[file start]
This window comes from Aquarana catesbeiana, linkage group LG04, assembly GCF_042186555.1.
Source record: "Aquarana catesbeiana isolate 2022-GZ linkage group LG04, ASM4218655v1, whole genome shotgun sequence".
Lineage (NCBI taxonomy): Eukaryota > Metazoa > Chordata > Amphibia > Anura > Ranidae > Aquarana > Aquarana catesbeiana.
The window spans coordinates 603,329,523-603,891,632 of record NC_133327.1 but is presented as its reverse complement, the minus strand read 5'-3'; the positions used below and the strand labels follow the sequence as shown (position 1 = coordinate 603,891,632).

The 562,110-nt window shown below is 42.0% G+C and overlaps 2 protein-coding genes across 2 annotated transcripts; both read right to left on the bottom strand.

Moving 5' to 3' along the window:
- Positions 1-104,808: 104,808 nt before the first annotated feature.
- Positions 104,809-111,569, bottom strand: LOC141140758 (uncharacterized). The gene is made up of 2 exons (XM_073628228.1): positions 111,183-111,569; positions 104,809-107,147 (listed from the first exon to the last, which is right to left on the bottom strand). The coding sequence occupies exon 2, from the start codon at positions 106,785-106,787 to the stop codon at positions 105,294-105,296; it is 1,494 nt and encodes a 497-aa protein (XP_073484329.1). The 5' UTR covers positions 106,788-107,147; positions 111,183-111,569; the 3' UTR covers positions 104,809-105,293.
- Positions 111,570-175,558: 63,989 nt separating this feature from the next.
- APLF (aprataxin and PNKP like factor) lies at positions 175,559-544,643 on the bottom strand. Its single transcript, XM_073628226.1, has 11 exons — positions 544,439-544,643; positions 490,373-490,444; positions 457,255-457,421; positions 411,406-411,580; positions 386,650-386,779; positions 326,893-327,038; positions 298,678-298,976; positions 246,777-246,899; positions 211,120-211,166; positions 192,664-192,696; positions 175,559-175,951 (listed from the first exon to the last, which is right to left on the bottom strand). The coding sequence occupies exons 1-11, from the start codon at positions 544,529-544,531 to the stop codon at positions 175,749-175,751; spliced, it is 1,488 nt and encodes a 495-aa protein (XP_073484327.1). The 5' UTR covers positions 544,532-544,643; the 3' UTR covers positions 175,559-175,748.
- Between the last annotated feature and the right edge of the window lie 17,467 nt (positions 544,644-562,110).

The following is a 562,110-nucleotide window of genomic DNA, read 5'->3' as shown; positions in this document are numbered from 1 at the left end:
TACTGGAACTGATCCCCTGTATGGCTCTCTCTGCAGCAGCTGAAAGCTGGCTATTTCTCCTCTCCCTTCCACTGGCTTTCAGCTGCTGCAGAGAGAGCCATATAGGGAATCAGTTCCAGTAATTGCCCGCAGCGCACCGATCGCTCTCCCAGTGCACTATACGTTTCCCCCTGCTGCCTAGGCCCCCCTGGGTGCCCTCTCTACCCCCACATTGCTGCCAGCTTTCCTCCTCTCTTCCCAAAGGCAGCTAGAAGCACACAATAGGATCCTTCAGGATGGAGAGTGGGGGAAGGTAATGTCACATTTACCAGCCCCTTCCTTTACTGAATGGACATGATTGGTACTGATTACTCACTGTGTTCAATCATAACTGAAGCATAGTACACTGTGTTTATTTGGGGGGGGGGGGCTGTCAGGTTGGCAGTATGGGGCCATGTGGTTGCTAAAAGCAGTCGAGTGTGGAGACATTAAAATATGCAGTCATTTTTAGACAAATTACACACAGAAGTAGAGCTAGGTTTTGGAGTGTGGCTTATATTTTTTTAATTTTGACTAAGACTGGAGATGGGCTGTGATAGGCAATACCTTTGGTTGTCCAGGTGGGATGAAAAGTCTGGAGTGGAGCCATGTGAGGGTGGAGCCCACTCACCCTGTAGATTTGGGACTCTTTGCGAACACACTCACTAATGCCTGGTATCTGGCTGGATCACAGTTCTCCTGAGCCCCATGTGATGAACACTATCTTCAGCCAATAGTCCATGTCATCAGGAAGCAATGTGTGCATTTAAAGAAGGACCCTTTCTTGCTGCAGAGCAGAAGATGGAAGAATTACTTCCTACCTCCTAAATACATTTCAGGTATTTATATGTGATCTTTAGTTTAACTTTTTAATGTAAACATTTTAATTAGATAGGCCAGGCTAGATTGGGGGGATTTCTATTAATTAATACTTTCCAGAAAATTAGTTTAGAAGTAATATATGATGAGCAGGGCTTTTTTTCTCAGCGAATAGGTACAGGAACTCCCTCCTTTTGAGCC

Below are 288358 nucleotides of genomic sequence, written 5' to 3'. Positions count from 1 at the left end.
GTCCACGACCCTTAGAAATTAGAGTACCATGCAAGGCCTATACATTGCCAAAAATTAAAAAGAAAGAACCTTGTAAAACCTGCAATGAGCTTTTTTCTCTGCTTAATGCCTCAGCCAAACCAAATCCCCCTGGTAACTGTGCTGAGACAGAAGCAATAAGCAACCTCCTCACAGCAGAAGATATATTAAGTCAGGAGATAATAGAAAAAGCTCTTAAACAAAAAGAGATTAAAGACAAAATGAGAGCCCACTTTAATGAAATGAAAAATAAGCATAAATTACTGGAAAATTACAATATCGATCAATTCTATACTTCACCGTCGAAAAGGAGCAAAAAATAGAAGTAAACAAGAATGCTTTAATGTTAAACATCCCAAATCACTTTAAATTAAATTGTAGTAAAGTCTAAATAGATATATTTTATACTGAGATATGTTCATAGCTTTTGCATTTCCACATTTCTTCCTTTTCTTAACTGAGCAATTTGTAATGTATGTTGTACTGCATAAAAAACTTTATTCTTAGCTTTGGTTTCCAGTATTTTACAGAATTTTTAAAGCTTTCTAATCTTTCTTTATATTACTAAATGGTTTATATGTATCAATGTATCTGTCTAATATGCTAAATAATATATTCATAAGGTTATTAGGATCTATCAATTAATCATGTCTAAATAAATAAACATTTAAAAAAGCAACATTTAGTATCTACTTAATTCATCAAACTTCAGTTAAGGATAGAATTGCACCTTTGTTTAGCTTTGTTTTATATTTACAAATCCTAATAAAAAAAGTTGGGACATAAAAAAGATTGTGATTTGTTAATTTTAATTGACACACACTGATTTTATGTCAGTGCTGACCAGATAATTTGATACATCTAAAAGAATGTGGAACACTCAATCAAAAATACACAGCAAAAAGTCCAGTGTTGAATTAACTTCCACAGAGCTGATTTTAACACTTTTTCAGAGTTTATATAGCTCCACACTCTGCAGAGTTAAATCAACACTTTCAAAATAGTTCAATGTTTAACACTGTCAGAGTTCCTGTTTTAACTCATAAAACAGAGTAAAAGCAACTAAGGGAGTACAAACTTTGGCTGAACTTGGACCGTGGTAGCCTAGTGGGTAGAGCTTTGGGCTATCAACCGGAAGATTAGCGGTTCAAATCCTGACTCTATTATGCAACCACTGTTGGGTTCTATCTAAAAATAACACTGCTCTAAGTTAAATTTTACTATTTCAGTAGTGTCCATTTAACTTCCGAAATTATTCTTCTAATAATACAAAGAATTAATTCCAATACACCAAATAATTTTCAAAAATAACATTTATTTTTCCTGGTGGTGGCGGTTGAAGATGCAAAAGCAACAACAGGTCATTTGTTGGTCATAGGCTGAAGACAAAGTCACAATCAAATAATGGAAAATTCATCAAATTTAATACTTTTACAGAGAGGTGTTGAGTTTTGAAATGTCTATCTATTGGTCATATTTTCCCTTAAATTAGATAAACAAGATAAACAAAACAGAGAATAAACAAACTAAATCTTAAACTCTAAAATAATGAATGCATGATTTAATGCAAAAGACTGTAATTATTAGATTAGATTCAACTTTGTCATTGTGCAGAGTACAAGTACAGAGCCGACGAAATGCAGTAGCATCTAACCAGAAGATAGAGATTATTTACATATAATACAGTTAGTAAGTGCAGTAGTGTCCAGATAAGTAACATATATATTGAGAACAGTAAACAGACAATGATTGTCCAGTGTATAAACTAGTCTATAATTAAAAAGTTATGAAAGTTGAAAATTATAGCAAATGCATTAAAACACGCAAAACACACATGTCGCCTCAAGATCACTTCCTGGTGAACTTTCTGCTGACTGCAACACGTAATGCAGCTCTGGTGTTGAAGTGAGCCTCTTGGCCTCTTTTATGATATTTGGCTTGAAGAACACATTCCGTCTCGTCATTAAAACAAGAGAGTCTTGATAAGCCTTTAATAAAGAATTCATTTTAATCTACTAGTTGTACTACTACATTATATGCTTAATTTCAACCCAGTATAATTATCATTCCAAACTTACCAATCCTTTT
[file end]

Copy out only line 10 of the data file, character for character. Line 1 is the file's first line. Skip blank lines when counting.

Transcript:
- APLF (aprataxin and PNKP like factor) lies at positions 175,559-544,643 on the bottom strand. Its single transcript, XM_073628226.1, has 11 exons — positions 544,439-544,643; positions 490,373-490,444; positions 457,255-457,421; positions 411,406-411,580; positions 386,650-386,779; positions 326,893-327,038; positions 298,678-298,976; positions 246,777-246,899; positions 211,120-211,166; positions 192,664-192,696; positions 175,559-175,951 (listed from the first exon to the last, which is right to left on the bottom strand). The coding sequence occupies exons 1-11, from the start codon at positions 544,529-544,531 to the stop codon at positions 175,749-175,751; spliced, it is 1,488 nt and encodes a 495-aa protein (XP_073484327.1). The 5' UTR covers positions 544,532-544,643; the 3' UTR covers positions 175,559-175,748.